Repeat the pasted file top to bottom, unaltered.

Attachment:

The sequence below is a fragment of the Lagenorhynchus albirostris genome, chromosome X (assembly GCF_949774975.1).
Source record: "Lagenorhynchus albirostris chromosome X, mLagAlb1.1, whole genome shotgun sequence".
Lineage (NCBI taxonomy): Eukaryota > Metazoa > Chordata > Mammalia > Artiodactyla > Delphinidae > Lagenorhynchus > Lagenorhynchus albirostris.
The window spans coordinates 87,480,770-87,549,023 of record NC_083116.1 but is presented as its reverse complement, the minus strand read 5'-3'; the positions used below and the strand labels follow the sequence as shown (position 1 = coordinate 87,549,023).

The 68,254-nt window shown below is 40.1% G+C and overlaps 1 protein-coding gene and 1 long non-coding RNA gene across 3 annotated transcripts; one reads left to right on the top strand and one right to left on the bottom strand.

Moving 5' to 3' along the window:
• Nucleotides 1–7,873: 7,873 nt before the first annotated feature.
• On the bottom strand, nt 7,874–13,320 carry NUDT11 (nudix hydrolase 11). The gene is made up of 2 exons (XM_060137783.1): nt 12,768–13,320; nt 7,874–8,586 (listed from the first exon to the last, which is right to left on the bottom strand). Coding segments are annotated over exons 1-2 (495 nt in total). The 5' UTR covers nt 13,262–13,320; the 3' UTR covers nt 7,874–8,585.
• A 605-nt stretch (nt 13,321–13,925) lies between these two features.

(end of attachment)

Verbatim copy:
The sequence below is a fragment of the Lagenorhynchus albirostris genome, chromosome X (assembly GCF_949774975.1).
Source record: "Lagenorhynchus albirostris chromosome X, mLagAlb1.1, whole genome shotgun sequence".
Lineage (NCBI taxonomy): Eukaryota > Metazoa > Chordata > Mammalia > Artiodactyla > Delphinidae > Lagenorhynchus > Lagenorhynchus albirostris.
The window spans coordinates 87,480,770-87,549,023 of record NC_083116.1 but is presented as its reverse complement, the minus strand read 5'-3'; the positions used below and the strand labels follow the sequence as shown (position 1 = coordinate 87,549,023).

The 68,254-nt window shown below is 40.1% G+C and overlaps 1 protein-coding gene and 1 long non-coding RNA gene across 3 annotated transcripts; one reads left to right on the top strand and one right to left on the bottom strand.

Moving 5' to 3' along the window:
• Nucleotides 1–7,873: 7,873 nt before the first annotated feature.
• On the bottom strand, nt 7,874–13,320 carry NUDT11 (nudix hydrolase 11). The gene is made up of 2 exons (XM_060137783.1): nt 12,768–13,320; nt 7,874–8,586 (listed from the first exon to the last, which is right to left on the bottom strand). Coding segments are annotated over exons 1-2 (495 nt in total). The 5' UTR covers nt 13,262–13,320; the 3' UTR covers nt 7,874–8,585.
• A 605-nt stretch (nt 13,321–13,925) lies between these two features.